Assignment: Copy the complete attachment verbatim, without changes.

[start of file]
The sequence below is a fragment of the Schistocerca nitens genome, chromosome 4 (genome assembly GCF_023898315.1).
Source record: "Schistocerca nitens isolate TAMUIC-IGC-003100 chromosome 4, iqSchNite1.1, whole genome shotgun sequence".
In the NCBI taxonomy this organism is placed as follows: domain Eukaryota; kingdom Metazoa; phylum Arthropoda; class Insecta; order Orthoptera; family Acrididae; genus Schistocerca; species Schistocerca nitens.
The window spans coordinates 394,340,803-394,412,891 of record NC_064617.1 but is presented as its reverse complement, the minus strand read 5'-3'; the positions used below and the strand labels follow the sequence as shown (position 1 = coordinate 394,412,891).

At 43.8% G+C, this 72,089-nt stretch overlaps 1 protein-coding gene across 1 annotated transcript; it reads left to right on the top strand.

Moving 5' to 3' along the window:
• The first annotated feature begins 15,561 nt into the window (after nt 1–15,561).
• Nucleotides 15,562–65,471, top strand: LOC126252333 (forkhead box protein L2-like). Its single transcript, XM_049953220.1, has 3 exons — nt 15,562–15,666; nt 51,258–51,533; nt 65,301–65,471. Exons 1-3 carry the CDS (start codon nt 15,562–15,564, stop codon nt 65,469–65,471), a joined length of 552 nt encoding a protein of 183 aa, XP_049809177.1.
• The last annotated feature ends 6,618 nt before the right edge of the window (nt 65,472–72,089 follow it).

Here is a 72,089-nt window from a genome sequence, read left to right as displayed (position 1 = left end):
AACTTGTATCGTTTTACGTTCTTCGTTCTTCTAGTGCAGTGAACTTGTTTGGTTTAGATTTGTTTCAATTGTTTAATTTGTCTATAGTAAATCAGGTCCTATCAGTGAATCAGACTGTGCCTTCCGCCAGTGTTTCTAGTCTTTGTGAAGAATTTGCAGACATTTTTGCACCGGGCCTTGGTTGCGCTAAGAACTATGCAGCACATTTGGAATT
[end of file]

The sequence below is a fragment of the Schistocerca nitens genome, chromosome 4 (genome assembly GCF_023898315.1).
Source record: "Schistocerca nitens isolate TAMUIC-IGC-003100 chromosome 4, iqSchNite1.1, whole genome shotgun sequence".
In the NCBI taxonomy this organism is placed as follows: domain Eukaryota; kingdom Metazoa; phylum Arthropoda; class Insecta; order Orthoptera; family Acrididae; genus Schistocerca; species Schistocerca nitens.
The window spans coordinates 394,340,803-394,412,891 of record NC_064617.1 but is presented as its reverse complement, the minus strand read 5'-3'; the positions used below and the strand labels follow the sequence as shown (position 1 = coordinate 394,412,891).

At 43.8% G+C, this 72,089-nt stretch overlaps 1 protein-coding gene across 1 annotated transcript; it reads left to right on the top strand.

Moving 5' to 3' along the window:
• The first annotated feature begins 15,561 nt into the window (after nt 1–15,561).
• Nucleotides 15,562–65,471, top strand: LOC126252333 (forkhead box protein L2-like). Its single transcript, XM_049953220.1, has 3 exons — nt 15,562–15,666; nt 51,258–51,533; nt 65,301–65,471. Exons 1-3 carry the CDS (start codon nt 15,562–15,564, stop codon nt 65,469–65,471), a joined length of 552 nt encoding a protein of 183 aa, XP_049809177.1.
• The last annotated feature ends 6,618 nt before the right edge of the window (nt 65,472–72,089 follow it).

Here is a 72,089-nt window from a genome sequence, read left to right as displayed (position 1 = left end):
AACTTGTATCGTTTTACGTTCTTCGTTCTTCTAGTGCAGTGAACTTGTTTGGTTTAGATTTGTTTCAATTGTTTAATTTGTCTATAGTAAATCAGGTCCTATCAGTGAATCAGACTGTGCCTTCCGCCAGTGTTTCTAGTCTTTGTGAAGAATTTGCAGACATTTTTGCACCGGGCCTTGGTTGCGCTAAGAACTATGCAGCACATTTGGAATT